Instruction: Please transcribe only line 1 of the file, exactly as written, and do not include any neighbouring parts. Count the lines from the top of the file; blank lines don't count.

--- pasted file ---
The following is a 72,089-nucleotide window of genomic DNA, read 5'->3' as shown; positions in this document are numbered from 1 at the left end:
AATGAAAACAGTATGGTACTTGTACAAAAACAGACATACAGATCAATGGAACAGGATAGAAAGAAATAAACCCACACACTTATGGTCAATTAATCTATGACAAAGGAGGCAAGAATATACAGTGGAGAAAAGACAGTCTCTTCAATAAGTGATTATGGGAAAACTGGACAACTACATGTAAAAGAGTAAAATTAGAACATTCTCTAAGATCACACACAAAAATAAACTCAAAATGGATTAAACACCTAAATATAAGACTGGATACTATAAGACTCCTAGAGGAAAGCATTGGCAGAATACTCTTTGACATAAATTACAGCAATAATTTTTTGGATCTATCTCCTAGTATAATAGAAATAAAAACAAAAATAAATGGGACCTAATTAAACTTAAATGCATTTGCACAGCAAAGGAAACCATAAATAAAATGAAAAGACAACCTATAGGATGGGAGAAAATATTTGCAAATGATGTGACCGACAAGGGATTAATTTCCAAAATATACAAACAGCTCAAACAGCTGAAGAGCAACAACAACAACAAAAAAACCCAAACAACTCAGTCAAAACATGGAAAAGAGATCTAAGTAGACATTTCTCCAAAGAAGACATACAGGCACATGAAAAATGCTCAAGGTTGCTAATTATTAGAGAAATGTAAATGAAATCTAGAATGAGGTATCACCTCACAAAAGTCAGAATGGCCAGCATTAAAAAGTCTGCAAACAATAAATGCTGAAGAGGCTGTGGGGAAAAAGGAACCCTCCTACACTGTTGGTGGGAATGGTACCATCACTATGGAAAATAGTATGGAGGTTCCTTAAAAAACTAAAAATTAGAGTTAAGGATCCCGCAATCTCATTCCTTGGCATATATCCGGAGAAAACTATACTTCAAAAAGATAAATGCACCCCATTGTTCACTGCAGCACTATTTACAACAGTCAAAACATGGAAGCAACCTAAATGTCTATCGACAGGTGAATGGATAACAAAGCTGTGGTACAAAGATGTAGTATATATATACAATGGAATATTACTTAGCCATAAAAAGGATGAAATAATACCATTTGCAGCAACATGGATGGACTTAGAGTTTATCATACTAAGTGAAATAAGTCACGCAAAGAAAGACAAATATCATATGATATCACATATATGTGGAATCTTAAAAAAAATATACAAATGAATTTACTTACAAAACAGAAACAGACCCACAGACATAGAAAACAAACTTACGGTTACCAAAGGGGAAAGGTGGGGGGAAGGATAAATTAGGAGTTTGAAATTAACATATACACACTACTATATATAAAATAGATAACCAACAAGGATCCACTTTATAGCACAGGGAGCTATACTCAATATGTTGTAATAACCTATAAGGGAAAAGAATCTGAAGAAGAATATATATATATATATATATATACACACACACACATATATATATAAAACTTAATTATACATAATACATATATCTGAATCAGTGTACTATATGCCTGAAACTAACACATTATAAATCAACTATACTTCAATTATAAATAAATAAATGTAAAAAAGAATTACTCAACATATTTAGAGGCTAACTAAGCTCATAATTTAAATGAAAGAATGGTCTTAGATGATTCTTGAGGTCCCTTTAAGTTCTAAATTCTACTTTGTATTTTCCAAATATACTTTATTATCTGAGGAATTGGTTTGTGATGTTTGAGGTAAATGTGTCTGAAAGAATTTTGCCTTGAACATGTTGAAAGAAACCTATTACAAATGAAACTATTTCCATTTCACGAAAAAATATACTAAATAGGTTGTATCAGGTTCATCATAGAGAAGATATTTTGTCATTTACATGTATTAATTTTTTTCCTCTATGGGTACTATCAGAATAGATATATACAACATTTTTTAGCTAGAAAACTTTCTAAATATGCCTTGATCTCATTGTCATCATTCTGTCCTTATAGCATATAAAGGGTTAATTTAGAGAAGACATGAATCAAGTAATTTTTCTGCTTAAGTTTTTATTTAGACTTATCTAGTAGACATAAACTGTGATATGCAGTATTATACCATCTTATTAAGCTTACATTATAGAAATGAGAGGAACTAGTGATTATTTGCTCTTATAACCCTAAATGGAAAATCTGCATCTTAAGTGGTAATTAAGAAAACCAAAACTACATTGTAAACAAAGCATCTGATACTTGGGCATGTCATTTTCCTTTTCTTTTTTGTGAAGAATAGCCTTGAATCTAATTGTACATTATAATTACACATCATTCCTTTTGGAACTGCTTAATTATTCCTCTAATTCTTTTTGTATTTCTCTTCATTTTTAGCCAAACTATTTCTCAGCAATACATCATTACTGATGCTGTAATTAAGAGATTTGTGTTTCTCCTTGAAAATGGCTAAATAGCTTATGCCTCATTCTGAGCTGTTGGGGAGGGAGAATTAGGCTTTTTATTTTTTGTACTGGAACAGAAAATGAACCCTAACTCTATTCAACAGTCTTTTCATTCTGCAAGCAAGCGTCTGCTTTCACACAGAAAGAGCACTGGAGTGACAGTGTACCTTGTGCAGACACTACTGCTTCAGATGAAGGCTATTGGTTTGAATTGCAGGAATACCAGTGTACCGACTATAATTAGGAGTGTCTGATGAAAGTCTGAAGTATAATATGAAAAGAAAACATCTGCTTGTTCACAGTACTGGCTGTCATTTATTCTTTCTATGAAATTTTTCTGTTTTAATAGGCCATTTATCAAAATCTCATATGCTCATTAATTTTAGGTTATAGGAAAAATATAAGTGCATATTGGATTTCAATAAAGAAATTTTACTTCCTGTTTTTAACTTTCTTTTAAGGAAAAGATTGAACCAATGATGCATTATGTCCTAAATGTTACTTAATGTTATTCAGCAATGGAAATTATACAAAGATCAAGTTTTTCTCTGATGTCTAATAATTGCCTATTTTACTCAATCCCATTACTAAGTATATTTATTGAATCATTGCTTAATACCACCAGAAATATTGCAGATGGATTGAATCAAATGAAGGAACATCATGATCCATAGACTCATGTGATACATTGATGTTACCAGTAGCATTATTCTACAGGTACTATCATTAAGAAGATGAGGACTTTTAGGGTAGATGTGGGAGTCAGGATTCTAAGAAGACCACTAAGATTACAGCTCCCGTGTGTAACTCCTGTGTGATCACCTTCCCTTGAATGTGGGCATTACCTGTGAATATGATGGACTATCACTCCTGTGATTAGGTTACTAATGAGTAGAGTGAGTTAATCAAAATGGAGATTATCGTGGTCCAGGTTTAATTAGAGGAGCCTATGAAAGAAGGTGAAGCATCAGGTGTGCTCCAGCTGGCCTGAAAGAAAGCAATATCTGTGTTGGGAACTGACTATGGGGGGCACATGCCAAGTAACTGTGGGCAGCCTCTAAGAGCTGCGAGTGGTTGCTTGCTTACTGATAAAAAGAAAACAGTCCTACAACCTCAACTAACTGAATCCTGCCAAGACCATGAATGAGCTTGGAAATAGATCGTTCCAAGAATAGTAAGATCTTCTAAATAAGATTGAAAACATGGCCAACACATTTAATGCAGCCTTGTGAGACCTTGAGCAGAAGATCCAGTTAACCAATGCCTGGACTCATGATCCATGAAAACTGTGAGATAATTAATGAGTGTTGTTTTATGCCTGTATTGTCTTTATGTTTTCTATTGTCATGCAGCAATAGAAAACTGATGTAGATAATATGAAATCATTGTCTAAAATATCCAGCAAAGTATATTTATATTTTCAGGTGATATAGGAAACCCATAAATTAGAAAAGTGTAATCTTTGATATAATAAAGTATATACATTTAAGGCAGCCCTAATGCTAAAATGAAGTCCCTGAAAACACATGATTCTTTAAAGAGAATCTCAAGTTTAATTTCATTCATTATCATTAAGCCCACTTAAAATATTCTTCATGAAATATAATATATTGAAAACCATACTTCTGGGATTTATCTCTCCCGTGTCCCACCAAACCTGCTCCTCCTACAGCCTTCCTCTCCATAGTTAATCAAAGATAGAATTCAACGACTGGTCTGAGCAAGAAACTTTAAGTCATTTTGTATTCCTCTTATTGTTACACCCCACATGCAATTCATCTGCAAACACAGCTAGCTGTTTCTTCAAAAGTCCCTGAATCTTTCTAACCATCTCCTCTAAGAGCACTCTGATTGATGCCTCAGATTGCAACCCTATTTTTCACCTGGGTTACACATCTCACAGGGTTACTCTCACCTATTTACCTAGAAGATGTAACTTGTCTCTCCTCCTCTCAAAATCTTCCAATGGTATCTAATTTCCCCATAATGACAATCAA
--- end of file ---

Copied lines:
The following is a 72,089-nucleotide window of genomic DNA, read 5'->3' as shown; positions in this document are numbered from 1 at the left end: